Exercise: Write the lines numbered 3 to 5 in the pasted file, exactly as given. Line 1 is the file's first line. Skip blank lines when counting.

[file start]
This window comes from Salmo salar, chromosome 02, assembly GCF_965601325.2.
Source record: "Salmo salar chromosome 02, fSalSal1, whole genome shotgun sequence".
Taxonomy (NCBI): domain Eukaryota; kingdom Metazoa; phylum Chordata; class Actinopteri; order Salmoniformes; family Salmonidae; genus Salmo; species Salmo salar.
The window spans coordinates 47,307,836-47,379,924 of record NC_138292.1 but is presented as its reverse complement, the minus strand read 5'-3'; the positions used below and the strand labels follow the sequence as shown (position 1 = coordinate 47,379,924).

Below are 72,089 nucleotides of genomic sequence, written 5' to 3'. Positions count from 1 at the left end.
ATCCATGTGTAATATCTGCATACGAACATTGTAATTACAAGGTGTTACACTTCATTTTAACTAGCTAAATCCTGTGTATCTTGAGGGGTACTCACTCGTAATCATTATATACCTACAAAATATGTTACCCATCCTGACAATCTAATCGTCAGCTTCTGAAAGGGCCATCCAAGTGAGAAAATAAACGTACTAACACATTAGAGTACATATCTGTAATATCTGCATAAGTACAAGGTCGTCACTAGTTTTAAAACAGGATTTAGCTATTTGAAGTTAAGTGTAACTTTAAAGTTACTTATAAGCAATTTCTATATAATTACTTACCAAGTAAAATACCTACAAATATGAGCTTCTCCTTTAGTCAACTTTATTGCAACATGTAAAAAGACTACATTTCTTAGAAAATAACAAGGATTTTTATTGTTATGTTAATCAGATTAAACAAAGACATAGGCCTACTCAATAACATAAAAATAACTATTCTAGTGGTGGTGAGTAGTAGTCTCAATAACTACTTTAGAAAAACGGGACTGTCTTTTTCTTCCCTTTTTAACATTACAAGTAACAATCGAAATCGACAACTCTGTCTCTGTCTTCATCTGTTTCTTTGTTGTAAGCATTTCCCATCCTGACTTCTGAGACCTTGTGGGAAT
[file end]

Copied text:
Taxonomy (NCBI): domain Eukaryota; kingdom Metazoa; phylum Chordata; class Actinopteri; order Salmoniformes; family Salmonidae; genus Salmo; species Salmo salar.
The window spans coordinates 47,307,836-47,379,924 of record NC_138292.1 but is presented as its reverse complement, the minus strand read 5'-3'; the positions used below and the strand labels follow the sequence as shown (position 1 = coordinate 47,379,924).

Below are 72,089 nucleotides of genomic sequence, written 5' to 3'. Positions count from 1 at the left end.